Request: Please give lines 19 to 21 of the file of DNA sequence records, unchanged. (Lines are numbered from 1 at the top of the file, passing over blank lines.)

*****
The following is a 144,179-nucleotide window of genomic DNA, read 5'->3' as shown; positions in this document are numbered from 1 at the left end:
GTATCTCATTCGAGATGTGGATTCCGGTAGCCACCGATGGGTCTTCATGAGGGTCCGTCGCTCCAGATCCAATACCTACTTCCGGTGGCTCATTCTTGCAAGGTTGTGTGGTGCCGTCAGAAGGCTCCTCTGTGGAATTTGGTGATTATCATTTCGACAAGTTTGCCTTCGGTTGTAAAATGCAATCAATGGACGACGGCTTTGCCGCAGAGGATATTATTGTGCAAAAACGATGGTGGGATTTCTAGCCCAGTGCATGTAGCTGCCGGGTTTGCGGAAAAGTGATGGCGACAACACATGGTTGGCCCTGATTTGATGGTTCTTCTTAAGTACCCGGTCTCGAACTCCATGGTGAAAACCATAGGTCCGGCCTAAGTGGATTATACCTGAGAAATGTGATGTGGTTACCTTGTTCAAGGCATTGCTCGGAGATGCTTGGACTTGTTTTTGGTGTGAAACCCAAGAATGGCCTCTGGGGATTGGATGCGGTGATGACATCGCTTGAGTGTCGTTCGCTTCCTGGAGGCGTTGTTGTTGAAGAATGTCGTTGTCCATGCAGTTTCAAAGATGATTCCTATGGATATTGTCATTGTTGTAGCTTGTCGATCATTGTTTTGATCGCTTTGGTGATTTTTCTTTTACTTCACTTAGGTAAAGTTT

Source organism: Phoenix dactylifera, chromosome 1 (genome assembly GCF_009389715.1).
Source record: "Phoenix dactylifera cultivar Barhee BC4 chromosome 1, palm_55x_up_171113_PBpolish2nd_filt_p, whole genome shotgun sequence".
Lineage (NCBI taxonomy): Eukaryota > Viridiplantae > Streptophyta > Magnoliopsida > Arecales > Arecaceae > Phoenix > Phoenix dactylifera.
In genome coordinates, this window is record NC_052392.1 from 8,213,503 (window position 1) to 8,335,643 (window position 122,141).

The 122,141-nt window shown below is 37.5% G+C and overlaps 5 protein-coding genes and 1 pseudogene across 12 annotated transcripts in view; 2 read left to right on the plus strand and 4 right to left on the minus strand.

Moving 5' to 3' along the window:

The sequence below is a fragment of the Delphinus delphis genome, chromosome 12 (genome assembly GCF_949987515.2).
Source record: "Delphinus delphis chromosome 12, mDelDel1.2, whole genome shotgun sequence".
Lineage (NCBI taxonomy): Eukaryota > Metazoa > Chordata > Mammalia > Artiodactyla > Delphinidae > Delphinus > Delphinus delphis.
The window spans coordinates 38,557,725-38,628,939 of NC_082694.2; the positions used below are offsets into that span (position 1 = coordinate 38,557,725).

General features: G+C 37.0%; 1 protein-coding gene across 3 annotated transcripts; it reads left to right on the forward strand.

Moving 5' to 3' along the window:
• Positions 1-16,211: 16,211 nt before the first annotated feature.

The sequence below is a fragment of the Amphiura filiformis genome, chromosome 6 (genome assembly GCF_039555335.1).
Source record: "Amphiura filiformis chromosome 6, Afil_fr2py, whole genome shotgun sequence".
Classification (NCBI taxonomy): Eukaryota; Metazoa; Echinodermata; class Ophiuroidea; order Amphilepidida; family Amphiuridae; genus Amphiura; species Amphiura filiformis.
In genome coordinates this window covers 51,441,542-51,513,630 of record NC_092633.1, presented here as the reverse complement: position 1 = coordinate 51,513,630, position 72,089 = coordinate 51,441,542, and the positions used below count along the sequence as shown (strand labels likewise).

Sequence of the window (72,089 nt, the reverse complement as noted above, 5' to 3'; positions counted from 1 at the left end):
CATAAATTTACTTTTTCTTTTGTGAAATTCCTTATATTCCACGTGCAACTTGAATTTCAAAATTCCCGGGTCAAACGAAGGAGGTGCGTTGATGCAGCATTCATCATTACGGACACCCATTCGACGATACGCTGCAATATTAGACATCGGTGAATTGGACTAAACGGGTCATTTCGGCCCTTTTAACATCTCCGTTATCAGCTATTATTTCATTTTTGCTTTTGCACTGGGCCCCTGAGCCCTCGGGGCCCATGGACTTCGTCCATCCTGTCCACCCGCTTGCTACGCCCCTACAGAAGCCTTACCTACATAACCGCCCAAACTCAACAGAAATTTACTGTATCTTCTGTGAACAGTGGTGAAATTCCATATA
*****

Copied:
In genome coordinates this window covers 51,441,542-51,513,630 of record NC_092633.1, presented here as the reverse complement: position 1 = coordinate 51,513,630, position 72,089 = coordinate 51,441,542, and the positions used below count along the sequence as shown (strand labels likewise).

Sequence of the window (72,089 nt, the reverse complement as noted above, 5' to 3'; positions counted from 1 at the left end):
CATAAATTTACTTTTTCTTTTGTGAAATTCCTTATATTCCACGTGCAACTTGAATTTCAAAATTCCCGGGTCAAACGAAGGAGGTGCGTTGATGCAGCATTCATCATTACGGACACCCATTCGACGATACGCTGCAATATTAGACATCGGTGAATTGGACTAAACGGGTCATTTCGGCCCTTTTAACATCTCCGTTATCAGCTATTATTTCATTTTTGCTTTTGCACTGGGCCCCTGAGCCCTCGGGGCCCATGGACTTCGTCCATCCTGTCCACCCGCTTGCTACGCCCCTACAGAAGCCTTACCTACATAACCGCCCAAACTCAACAGAAATTTACTGTATCTTCTGTGAACAGTGGTGAAATTCCATATA